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Thursday, May 23, 2024

Underdog horse Mage wins the 149th annual Kentucky Derby

With the help of veteran jockey Javier Castellano, Mage wins first derby 


By MEGAN JOSEPH — sports@theaggie.org


With $3 million on the line and over 155,000 people in attendance, 20 horses compete in a winner-takes-all situation. On Saturday, May 6, the 149th annual Kentucky Derby horse race continued its historic tradition. Over a century has passed since the first race took place in 1875, making it the longest continuously held sporting event in America and one of the most reputable races in the world. 

Every year, the race takes place on the first Saturday in May, giving the jockey and the horses roughly three weeks from the last qualifying race to prepare and travel to Kentucky. The race is mere minutes long, but the Kentucky Derby wasn’t nicknamed the “most exciting two minutes in sports” for nothing. 

The Kentucky Derby is a grade-one stakes race on a dirt race track at Churchill Downs in Louisville, Kentucky. The race sees three-year-old thoroughbred horses coming from all around the world to compete for a prize of $3 million, spread across the top five horses. To qualify for the Kentucky Derby, horses must compete in 35 races around the globe and earn at least 40 points. Only the top four horses are awarded points in these 35 qualifying races, and the 20 horses with the most points earn spots at the starting gate.  

On Saturday, we saw an incredible win by underdog horse Mage, jockey Javier Castellano and trainer Gustavo Delgado. The top five finishing order was: Mage in first, Two Phil’s in second, Angel of Empire in third, Disarm in fourth and Hit Show in fifth. Throughout the race, Two Phil’s kept the lead until Mage came up on the shoulder, turning the last 100 meters of the race into an all-out sprint. Two Phil’s and Angel of Empire were both in the most favored group of horses, so it was no surprise that they finished in 2nd and 3rd. 

Prior to the Derby, Mage had only three starts and one win prompting his odds of 15-1; however, he beat the odds and won the prize. Nobody was more proud and excited for the horse than Castellano, who told NBC that, “He’s a little horse but [has] a big heart.”

One horse, Forte, was the favorite to win but was taken out of the race just hours before the competition. Forte suffered a concerning joint contusion on his right hoof, prompting veterinarians to declare him unfit to race. Forte’s trainer, Todd Pletcher, therefore pulled him from the competition. This came as a shock to fans and fellow jockeys because Forte seemed to be a shoo-in, especially considering all of the horse’s past competitions. Other horses, including Skinner, Practical Move, Lord Miles and Continuar, were also pulled out of the race for a variety of reasons, mainly related to injuries.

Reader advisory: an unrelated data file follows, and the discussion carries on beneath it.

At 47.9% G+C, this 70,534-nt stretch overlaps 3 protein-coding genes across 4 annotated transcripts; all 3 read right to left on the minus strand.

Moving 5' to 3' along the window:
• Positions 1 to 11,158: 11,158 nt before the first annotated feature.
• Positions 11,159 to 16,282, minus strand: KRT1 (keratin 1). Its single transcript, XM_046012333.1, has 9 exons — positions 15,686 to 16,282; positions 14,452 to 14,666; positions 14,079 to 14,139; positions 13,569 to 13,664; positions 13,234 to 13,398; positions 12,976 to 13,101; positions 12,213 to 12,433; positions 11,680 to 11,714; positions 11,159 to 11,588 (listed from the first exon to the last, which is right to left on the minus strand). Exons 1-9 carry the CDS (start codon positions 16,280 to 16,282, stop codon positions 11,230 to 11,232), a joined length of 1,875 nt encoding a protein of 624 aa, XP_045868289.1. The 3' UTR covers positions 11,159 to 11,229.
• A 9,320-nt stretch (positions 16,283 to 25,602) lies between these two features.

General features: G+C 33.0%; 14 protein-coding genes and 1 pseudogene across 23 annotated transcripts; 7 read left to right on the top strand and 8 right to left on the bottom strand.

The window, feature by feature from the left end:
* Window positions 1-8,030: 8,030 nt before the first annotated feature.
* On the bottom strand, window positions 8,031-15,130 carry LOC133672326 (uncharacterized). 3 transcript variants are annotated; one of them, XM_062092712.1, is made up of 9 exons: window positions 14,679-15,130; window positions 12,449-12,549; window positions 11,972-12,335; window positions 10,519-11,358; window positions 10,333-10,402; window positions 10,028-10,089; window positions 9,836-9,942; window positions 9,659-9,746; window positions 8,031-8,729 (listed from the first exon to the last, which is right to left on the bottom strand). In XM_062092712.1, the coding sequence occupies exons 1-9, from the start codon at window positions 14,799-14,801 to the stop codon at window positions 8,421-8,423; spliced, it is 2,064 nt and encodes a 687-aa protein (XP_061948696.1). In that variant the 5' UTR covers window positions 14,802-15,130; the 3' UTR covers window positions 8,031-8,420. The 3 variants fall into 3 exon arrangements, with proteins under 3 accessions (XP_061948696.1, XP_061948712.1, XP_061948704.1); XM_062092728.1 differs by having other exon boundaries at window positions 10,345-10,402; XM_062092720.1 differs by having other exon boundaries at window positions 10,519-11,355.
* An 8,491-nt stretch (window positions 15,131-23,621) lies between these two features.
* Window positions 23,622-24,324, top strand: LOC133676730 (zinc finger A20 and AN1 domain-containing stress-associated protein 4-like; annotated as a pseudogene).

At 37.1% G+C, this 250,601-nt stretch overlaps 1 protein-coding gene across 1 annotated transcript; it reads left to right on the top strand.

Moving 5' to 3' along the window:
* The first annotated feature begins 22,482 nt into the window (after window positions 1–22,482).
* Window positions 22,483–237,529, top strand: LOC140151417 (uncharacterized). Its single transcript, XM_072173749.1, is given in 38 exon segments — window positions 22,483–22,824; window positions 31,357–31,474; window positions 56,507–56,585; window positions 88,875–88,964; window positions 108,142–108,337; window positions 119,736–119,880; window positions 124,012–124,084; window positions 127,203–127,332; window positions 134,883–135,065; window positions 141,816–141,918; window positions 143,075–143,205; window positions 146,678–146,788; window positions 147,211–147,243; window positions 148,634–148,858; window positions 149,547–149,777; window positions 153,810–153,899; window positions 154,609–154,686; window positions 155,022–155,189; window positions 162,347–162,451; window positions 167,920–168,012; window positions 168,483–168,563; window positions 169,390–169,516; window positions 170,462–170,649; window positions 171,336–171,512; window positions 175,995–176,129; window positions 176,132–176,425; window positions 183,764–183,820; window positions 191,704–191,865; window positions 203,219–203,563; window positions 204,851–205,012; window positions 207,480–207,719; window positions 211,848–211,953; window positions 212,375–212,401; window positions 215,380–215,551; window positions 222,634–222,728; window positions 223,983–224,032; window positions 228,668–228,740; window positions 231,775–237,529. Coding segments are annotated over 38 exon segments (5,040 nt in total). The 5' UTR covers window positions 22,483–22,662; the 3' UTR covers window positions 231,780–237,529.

Forte’s absence was missed by viewers, but not by his competitors, especially Mage. During the Florida Derby in Gulfstream on April 1, Forte beat Mage with a substantial lead for the majority of the race. Many believed that this was a preview of how the Kentucky Derby would turn out, with Forte holding the lead and winning the race. Others, though, said that Mage still showed potential, demonstrating speed considering his small size.

Following the Kentucky Derby, The Courier-Journal spoke with Forte’s trainer, Pletcher, and asked him what he thought about the results. 

“I think that he would have performed well yesterday. Unfortunately, that wasn’t an option,” Pletcher said. He also congratulated Mage.

The Kentucky Derby garners a lot of attention from people all over the world because of the prestigiousness of the event and the ability to earn thousands of dollars. 

This year alone saw enormous crowds and earnings. If a person were to bet $2 on Mage, they would have made $32.42. If a viewer would have placed a $2 exacta bet on Mage and Two Phil’s (the second-place winner), the viewer would have earned $330.44. A $1 trifecta bet on Mage, Two Phil’s and Angel of Empire winning would earn a better $928.36. Lastly, a super trifecta $1 bet (predicting finishes of top 4 horses) would have earned the better $15,643.60. 

Anybody can bet on a horse, even if they are not in attendance. First-year UC Davis student Kaili Raisch placed a $5 bet on horse number 17 (Jace’s Road), who ended up getting second to last. She explained the reason that she bet on Jace’s Road was “because he looked like a strong, tall and fast horse that would have long strides.” Raisch described that over the years, betting has become a lot easier for everyone — whether they are in attendance or not. This more recent change has increased race viewings over the years.

Nonetheless, the desire to attend the event in person is still very prominent, even now that general interest in horse racing has decreased. People still enjoy dressing up and dawning fascinators, or the small, vintage-looking hats that many wear at the derby. 

Raisch even said, “It’s not just a race but also a very big social event.” Between now and next year, the success and excitement demonstrated between jockeys, trainers, horses and the millions of viewers is sure to continue.


Written by: Megan Joseph — sports@theaggie.org